I am a gamer though. Board, miniatures, computer, pen and paper, dice, that was (and still is) a hobby of mine. There’s a Youtuber I follow named Quill18, who does a lot of “Let’s Plays” for various games I also play, and one day his followers challenged him to play FM17. And he did. And I sat there the whole time watching him play with a quizzical look of “What the hell is this and where has it been my life?” I know Madden, I like Madden and other sports games (Heck I was a Tecmo Bowl League my sophomore year of college, and yes, that makes me old), never played FIFA (because, well, Soccer…), but Football Manager was more than either of them. So, so much more.
So I bought it, and started to learn it. And two and a half years later, a couple of thousand watched videos on YouTube, and countless hours of streams by other content creators, it has become the game I play most. Like many games, it’s very customizable in the detail level you want, how much control you’d like. For most FM17, and most of FM18, I was a hands off coach. Tactics, some scouting, and press conferences, that was it. I spent a decent amount of time following up the scouts recommendations, but I never too full control of the club I was running.
That’s changed with FM19. After my initial Beta Test save (with Crystal Palace), I knew what save I wanted to do, and I also knew I wanted to exercise more control over, well, everything. But I needed some help to get that done.
In my day job, I’m a Geographer/GIS Analyst. I take data and represent it visually. Lot’s, and lots of data, and shapes, and details. I do also get to make some cools maps (Aswijan for example), but really, 75% to 90% of my job is manipulating data and making it not only understandable to the end user, but accurate as well. There’s a lot going on behind the scenes, and the end user will only see the last 10% or so of your efforts, but it’s the other 90% that makes things go.
On top of this, I am what I like to refer to as a “Least Amount of Effort” type of person. While that sounds bad, in actuality what it means is that if given a task, I’m not going to take any shortcuts to finish it, and I’m not going to add any chrome to it to make it flashier. If a job requires ten steps to get done, I’m going to do it ten steps. Not six, not fifteen, but ten.
I’ve been on projects with those sorts of people who do both. I’m not a fan.
I work with a lot of tables, and spreadsheets, and I like to be my job as easy as possible, so I will manipulate them to try and make my life easier. When it works, it’s great. When it doesn’t, well, thank god for CTRL-Z.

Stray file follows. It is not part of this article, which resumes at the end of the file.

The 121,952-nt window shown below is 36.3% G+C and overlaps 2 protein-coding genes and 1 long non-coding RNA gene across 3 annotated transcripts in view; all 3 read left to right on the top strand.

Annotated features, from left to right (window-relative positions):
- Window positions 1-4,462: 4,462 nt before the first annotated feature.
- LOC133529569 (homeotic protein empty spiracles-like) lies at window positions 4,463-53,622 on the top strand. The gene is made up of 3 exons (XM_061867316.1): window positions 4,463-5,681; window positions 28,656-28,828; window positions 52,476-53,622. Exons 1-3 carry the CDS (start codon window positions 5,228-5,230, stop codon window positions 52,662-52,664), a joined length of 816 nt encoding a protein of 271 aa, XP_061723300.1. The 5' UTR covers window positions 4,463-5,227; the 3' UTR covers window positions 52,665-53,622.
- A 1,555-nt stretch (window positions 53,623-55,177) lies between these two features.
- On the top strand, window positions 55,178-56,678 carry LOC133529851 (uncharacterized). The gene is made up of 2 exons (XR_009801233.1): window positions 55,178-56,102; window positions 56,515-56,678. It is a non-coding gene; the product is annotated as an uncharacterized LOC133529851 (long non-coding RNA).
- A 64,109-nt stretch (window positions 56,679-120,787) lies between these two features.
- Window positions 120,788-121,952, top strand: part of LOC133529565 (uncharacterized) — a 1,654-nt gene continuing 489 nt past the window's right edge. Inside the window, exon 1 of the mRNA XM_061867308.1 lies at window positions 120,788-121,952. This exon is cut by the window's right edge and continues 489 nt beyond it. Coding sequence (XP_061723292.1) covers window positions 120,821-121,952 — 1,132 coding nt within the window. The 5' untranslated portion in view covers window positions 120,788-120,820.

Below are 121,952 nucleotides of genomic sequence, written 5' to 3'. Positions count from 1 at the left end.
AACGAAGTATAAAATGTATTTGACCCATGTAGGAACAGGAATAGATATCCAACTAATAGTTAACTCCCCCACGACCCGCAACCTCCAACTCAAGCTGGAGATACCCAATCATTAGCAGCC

Early on, one of the things I wanted to do in FM17 with my first main save, was track how my players attributes improved. One of the things Football Manager is good at is the data it creates for, well, most everything. One of the things it’s not so great at is representing that data usefully. While that is a criticism, I understand why SI have done the things they have done when it comes to data and how they present it. But they do make it easy to export a lot of data, and with a little application of application, there are some things a manager can do to make his job a little easier. And that what I set out to do.
This is Sophiane Bouris Belle. He’s my very good youth striker in my current save with SC Bastia:
There’s a lot of data here, and a lot of it is quite useable. Attributed wise, I can tell by the little green arrows next to most of them that he is improving in all those areas. How much? Well, that’s where I run into some issues.
Clicking on Development→Attribute Changes gives you this screen:
And it’s not bad, just incomplete, at least for what I want to do. Especially when you consider that if you turn on all the Attributes you get this:
On some players, if you relax one eye you can see the sailboat…
But there’s better way of seeing these changes, at least for me.
First, you have to create a Squad View of all the Attributes. And make sure the column order of this view is the same order as the player attributes. And do not mess with the columns after creating this view, or you will make a mistake. Yes, that’s from experience. You can add other items of info you want to the end, I find that makes it easier, but YMMV.
Now, open your spreadsheet program. I use Calc by Libreoffice, but I have it set up to use Excel formulas, so what follows should work without a problem on Excel.
Now, go back into Football Manager, and under the FM button, scroll down to ‘Print Screen’ and Print as a Web Page, Select the folder you want to save it to, rename the file, to whatever you want, and click ‘Save’.
Helpful hint, if you have a set folder where you want all this data to go to, the next time you get to this screen, hit the ‘Recent’ drop down on the right, and a list of folders you’ve recently used, including the one your exported data is going into, should pop up.
Navigate to that folder, click the file, and it will open in your browser.
Select the data you want, copy it, go to your blank spreadsheet, select the cell you want the data to start in, and then this is very, very important:
Right Click, select Paste Special, and then select ‘Unformatted Text’
This is very important, if you do not do this some formulas and calculations will not work!
This has to do with how Excel/Calc ‘see’s’ and interprets whats in the cell. Sometimes it sees ‘12345’ as a number, sometimes it sees it as text. Sometimes it will not ‘see’ text in a cell as part of a calculation, this is due to the cells format. Pasting everything in as ‘Unformatted Text’ should default most text to text, and numbers to numbers. There may be cases where you will have to go into the spreadsheet and set a cells format, but most of those occur later.